The amount of Saharan dust in this system is higher than we’ve experienced in the recent past, so it will be interesting to see what happens when an atmosphere so favorable for storms collides with an influx of dusty, dry air at a mile or two above the surface. In the tropics, this acts to choke off development of tropical systems. But over Texas this weekend? I’d bet on dust over drench, but that is merely a hunch. For now we’ll predict rain chances of 30 percent. Our confidence is low.

Next week

By early next week the dust should be fading, and some semblance of high pressure building over the region. This will probably help to quell any lingering storm activity for a bit.

14 thoughts on “The Houston region faces another day of potentially heavy rain”

  1. Keeping my umbrella handy for rain or shine. Thanks to y’all for keeping us updated in a well communicated manner.

  2. Yesterday was interesting enough — 2.2″ of rain and three power failures.

    Air doesn’t seem to be so warm and humid today so hopefully we get a break.

    Look forward to it possibly raining mud this weekend. At least it won’t be an asteroid strike, supervolcano, or gamma ray burst.

    • Yeah, had a few really annoying power failures in League City while I was in the middle of working. Protip for anyone else working from home right now—a UPS on your computer is a good thing and can save you from losing work, but a second UPS on your cable modem & router/wifi access points can keep you from even being knocked offline at all!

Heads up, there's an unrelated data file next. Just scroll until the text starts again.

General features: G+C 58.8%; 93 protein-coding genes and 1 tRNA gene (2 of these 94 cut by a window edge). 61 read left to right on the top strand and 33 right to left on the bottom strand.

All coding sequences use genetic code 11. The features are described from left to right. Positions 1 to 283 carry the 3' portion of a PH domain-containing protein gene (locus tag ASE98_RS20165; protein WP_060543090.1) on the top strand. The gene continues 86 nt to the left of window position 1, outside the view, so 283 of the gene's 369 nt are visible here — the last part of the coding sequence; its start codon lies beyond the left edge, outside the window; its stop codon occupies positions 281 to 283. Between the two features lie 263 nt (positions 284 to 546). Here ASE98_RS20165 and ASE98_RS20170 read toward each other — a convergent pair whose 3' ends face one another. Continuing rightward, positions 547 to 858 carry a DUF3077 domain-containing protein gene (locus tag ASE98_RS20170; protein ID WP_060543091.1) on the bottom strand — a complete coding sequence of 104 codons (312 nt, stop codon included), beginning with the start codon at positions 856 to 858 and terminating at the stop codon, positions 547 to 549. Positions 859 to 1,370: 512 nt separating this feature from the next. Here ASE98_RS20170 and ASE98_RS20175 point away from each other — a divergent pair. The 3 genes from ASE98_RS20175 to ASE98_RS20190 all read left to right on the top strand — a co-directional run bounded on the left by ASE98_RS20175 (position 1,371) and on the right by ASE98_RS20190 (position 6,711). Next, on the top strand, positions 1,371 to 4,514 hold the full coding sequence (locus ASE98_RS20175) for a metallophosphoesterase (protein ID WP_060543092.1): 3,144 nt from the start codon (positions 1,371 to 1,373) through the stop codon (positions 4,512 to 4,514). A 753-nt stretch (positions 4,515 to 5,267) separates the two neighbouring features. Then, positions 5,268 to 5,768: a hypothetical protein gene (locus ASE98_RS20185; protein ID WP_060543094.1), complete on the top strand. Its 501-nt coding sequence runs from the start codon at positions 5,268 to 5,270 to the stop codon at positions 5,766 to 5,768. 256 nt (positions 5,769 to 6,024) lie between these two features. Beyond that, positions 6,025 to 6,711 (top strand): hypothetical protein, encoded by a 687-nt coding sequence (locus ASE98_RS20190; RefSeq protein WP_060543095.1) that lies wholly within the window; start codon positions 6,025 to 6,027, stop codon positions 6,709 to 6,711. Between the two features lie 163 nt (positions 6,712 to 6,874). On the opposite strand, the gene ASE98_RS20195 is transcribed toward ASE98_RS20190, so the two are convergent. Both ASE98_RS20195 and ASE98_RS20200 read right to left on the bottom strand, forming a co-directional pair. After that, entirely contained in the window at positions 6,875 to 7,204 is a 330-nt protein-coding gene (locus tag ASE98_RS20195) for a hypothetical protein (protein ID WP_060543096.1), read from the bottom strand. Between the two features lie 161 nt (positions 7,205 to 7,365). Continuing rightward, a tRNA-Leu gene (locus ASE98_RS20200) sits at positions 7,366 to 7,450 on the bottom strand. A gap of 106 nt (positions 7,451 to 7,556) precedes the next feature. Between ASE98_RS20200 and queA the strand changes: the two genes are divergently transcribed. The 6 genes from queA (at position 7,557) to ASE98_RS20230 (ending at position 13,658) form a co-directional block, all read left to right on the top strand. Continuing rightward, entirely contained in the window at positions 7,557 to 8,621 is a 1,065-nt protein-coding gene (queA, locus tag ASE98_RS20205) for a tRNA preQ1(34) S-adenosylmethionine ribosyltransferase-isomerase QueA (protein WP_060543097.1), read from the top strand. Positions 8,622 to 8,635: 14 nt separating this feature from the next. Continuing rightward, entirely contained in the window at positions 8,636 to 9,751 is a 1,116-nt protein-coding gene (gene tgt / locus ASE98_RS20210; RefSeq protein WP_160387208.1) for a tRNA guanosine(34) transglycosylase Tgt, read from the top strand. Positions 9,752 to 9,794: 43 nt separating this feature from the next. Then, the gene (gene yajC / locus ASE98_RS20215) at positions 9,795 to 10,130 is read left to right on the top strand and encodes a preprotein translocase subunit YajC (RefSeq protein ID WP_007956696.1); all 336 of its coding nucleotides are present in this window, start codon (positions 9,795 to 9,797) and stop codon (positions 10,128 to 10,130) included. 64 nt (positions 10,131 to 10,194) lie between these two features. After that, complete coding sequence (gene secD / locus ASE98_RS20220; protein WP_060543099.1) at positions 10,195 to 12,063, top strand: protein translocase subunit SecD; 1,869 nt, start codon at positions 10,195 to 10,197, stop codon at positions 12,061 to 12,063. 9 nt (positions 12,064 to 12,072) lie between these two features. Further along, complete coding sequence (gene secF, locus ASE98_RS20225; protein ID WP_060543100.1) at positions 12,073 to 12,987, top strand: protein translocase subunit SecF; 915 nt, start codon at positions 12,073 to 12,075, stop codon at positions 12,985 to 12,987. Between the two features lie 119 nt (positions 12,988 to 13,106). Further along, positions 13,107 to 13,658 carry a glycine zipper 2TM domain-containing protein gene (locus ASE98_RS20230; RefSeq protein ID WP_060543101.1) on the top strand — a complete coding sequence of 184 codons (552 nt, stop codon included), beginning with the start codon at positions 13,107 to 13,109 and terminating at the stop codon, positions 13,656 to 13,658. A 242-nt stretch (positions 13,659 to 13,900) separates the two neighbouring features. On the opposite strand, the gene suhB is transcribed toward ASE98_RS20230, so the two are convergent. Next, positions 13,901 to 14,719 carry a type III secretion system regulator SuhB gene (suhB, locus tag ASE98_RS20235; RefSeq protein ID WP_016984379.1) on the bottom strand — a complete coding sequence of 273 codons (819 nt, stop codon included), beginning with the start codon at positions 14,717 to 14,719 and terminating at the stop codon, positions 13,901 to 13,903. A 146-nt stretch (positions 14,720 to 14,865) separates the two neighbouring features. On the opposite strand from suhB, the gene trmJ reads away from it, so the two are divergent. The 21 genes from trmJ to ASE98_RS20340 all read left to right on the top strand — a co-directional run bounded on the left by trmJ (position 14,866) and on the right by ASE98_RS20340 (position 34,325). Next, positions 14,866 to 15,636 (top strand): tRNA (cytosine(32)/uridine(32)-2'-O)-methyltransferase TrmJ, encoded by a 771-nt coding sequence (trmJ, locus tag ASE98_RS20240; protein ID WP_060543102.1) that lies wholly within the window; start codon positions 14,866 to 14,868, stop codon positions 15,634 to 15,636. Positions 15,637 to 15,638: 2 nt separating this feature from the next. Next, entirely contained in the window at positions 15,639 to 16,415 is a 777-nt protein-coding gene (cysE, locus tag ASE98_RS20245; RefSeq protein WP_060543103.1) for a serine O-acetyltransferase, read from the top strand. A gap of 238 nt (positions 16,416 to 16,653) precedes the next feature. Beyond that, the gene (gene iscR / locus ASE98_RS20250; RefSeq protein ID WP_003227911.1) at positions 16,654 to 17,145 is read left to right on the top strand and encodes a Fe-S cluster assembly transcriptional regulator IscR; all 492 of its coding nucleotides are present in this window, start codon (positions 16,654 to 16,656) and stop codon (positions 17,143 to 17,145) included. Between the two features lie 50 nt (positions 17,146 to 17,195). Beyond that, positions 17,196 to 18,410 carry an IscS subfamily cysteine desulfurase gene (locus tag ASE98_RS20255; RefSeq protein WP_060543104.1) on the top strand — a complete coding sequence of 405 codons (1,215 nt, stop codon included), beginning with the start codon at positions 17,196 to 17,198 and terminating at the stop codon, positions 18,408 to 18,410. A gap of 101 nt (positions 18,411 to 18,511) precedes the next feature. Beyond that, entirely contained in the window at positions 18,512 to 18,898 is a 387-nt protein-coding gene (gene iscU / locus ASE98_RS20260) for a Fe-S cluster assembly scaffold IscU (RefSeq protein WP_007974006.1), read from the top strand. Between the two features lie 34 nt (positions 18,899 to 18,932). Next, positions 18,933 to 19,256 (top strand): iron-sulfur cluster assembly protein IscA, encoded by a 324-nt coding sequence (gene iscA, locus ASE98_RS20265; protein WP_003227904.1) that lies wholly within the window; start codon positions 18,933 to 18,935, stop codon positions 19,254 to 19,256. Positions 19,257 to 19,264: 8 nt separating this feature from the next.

• 🙂 Well guys, gamma ray bursts can shut down the entire global electricity grid. So don’t rule them out given the power failures you saw! 🙂

      • Waiting for the cable modem to come up and sync with the router was 15 minutes of agony each time. Then I would have to reboot the work laptop or else it wouldn’t recognize the printer.

    • What is the best/safest window of opportunity to drive to New Orleans? My daughter came
      In to town and must return this week.

  3. I am hoping for a nicer forecast for next week – the first half of my two week vacation is loaded with with and dust. Hoping skies clear of rain and dust enough to enjoy some outdoor time by the latter part of next week!

  4. Normally, I’m not a fan of all of these bursts of heavy rain but I’m okay with it since it keeps the temperatures down. Even a decline from 95 degrees to 85 degrees means my AC doesn’t have to work as hard.

    And, no one is complaining that their grass needs watering. LOL!

    • Yes, my power bill for the last month was outrageous compared to when I’m at the office full time vs. only four days,

  5. Why is this Saharan dust plume so much more intense than prior ones? Has the Sahara been exceptionally dry (not sure how much drier a desert can get…), or are there stronger winds whipping this up?

  6. 4.28″ up here in the Champions area yesterday morning, most of it falling within 90 minutes. Had me thinking about Harvey for a spell. Some of the storm drains closer to Cypress Creek were operating in reverse mode for a time, spewing water up rather than sucking it in.